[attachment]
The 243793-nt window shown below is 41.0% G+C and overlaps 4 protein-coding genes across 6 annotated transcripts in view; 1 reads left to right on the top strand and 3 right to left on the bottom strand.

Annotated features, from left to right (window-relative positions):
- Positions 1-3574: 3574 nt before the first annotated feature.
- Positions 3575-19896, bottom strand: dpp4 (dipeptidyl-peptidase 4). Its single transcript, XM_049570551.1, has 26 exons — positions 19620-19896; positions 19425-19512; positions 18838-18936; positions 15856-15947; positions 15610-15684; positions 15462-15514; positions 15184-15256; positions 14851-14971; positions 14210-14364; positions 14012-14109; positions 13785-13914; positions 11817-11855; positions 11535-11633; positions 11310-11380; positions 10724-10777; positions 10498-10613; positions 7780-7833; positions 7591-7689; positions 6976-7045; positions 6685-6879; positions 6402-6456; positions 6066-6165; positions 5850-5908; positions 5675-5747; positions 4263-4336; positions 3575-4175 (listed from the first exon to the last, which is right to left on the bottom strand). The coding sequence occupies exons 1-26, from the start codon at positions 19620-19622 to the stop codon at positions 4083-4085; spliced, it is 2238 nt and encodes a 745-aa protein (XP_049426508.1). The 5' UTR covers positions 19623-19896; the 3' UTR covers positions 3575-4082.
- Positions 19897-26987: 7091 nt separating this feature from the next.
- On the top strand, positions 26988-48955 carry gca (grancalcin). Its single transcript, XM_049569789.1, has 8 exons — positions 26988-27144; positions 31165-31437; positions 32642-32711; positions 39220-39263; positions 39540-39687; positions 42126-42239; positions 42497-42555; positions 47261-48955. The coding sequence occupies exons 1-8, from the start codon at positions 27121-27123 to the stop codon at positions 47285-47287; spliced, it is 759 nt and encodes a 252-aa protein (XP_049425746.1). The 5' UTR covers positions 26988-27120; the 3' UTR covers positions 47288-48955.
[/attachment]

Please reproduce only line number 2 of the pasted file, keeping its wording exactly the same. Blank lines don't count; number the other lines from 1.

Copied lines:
Annotated features, from left to right (window-relative positions):